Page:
Solidarity with the Bakare Family
Solidarity with the Bakare Family
Emergency call for solidarity from community organizations, businesses and concerned citizens in and around Windsor, Ontario:
The Bakare family arrived in Canada as refugees in 2017, fearing their daughter would be subjected to female genital mutilation along with constant threats of violence with no police protection. The Canadian government is now threatening to deport them.
Rasheedat Bakare, her husband Afeez, their son Faaiq and daughter Faiqah all fled Nigeria and arrived in Canada in 2017. The family's youngest daughter Farhana was born in Canada in 2018. Rasheedat is 5 months pregnant with another daughter. The Bakare family fled their town in Nigeria out of fear that their daughter would be subjected to female genital mutilation (FGM) and then fled Nigeria altogether when the constant threats of violence persisted, including from the terrorist group Boko Haram. In a recent CBC article, Afeez is quoted: "People from home, now they know that I'm in Canada, if I go back home, they are going to kill me, they're going to kill my wife," he said. The Canadian government has served the family with a deportation order.
In their community of origin, FGM is still commonly practiced, despite the act being illegal at the national level. When Rasheedat gave birth to a baby girl - the first in Afeez’s family in a generation - they knew that the daughter was at extreme risk. Afeez went to the police, but was told that it was a ‘family matter’ and that nothing could be done. The act is usually carried out when girls reach about a year in age; Afeez knew that time was limited. Resisting the leaders of the community and attempting to remove his daughter from this situation put the whole family at risk. They travelled to other parts of Nigeria seeking refuge to no avail: from political instability and riots to the extremes of Boko Haram, nowhere seemed safe. Worse yet, he knew that anywhere they settled in Nigeria, his family would constantly be a target because of their defiance and that they could never truly be out of harm's way.
With time running out, Afeez made the only decision he had left to make: he secured passage out of the country for himself and for his family. The family made it to Montreal where they applied for refugee status. Because he could not speak French, Afeez struggled to find work in the area, and so they relocated once more to Windsor. The family has been living in our community ever since, and they have built a life for themselves here. The children attend our local public school board.
Afeez has been working tirelessly to support his family in Canada, but the family spent $5000 on help from an immigration consultant which left them with little more than a deportation notice. Unfortunately, the family was unfamiliar with the refugee system and was repeatedly confused and mislead by those meant to be helping with their case. They were advised to withdraw their appeal and to apply on humanitarian and compassionate grounds, and without the appeal, there is no clear way to delay the deportation order. The Canadian government intends to deport the family and has already confiscated their health cards, leaving a pregnant mother unable to utilize hospitals or clinics during a time of unprecedented stress.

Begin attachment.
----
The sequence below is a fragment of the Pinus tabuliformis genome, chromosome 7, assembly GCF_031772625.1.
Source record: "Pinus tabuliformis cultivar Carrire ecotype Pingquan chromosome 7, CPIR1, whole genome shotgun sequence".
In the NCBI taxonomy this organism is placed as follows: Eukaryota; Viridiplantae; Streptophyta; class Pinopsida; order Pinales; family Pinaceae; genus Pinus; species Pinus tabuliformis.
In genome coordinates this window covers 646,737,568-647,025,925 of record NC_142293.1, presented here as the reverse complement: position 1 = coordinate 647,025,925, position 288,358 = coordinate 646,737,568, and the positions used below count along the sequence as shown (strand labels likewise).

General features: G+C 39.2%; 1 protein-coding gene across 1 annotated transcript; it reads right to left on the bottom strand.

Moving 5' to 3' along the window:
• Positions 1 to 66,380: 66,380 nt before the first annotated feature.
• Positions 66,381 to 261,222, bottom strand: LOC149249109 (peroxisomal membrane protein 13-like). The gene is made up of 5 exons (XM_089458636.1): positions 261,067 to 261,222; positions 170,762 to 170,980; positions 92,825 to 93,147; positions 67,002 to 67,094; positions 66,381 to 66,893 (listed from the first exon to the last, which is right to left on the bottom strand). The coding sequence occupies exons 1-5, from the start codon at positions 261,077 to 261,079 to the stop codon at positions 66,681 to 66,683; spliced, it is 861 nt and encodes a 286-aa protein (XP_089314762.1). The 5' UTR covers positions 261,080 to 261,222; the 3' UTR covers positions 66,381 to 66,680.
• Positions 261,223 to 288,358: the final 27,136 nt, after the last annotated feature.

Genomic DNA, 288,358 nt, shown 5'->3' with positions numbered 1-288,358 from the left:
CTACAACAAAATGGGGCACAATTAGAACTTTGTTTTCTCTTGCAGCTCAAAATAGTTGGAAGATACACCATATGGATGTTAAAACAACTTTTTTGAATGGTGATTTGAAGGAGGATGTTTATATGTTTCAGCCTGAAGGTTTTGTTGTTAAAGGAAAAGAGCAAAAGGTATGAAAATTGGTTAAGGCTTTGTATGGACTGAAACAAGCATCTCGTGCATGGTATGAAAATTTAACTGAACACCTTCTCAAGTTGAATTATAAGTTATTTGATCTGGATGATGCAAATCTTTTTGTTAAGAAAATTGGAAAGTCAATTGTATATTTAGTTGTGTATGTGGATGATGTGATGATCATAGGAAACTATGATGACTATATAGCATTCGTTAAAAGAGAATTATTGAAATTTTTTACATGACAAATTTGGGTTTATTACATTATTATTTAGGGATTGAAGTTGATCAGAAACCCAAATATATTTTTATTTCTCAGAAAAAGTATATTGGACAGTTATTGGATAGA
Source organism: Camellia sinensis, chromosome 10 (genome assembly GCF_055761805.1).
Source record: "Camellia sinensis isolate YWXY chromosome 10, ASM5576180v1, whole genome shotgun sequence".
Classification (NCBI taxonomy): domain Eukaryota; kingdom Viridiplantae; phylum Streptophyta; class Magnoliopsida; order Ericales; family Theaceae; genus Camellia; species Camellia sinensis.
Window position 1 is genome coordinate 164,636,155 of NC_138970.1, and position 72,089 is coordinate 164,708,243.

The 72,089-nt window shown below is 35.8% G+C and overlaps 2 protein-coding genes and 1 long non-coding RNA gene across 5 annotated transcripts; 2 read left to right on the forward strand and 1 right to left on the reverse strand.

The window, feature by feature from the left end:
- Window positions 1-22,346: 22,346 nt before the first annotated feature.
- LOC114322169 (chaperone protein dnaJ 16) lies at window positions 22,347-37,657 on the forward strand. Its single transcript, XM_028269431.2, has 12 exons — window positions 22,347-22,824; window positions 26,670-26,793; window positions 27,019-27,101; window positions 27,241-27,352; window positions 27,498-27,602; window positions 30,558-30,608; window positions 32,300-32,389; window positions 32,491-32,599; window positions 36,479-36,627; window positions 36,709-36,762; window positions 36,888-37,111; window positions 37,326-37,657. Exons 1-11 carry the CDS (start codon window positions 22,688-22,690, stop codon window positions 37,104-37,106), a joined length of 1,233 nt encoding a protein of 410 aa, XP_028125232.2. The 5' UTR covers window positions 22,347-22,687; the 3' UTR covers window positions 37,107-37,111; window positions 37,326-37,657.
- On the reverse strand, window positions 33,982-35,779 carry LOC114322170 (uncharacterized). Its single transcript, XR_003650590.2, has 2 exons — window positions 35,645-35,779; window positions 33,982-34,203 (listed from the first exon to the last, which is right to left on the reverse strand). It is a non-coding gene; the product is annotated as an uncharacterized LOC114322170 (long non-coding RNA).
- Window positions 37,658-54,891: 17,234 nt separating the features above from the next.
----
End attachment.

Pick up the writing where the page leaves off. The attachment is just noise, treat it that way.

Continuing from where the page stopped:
We ask that our local representatives and officials at all levels of government work to stop this deportation order so that the family can have their case properly reviewed.
They have submitted their application for humanitarian and compassionate grounds and are waiting for a response. Humanitarian and compassionate grounds depend on a number of factors, including how settled the family is in Canada, the best interests of any children involved and what could happen if the request is not granted. We feel that their case is very clear, especially for the sake of the children and their safety. The family has found stability and community in Canada. One of their daughters was born in Canada and this country is all she knows. Back in Nigeria, the violent threats and uncertainty for their daughters and the whole family are still as present as when they fled, sending them there would be disastrous and they would certainly face irreparable harm. As Afeez explains: “We have nowhere in our home country to return to.”
We, the community of Windsor-Essex County, welcome the Bakare family with open arms. In the parents, we see warm, caring people who only want the best for their children. They have been living in fear and on the run for far too long. There is a special place in our community for them, and we are doing everything in our power to bring together community organizations and more to oppose this senseless deportation. To that end, we are asking all community leaders, organizations, businesses, and concerned individuals to support the cause by signing this petition, which will be distributed to:
- Bill Blair, Minister of Public Safety and Emergency Preparedness
Bill.Blair@parl.gc.ca or email@example.com
613-944-4875 or 1-800-830-3118
- Marco Mendicino, Minister of Immigration
613-992-6361 or 416-781-5583
- Ahmed Hussen, Minister of Families, Children and Social Development
In addition to any other relevant parties. Furthermore, we encourage you to contact these ministers and express your concerns personally, please feel free to utilize portions of this letter. It’s time for us to come together and stand up for a family in need, this issue is of utmost importance and we must act now!
Thank you for your time and compassion.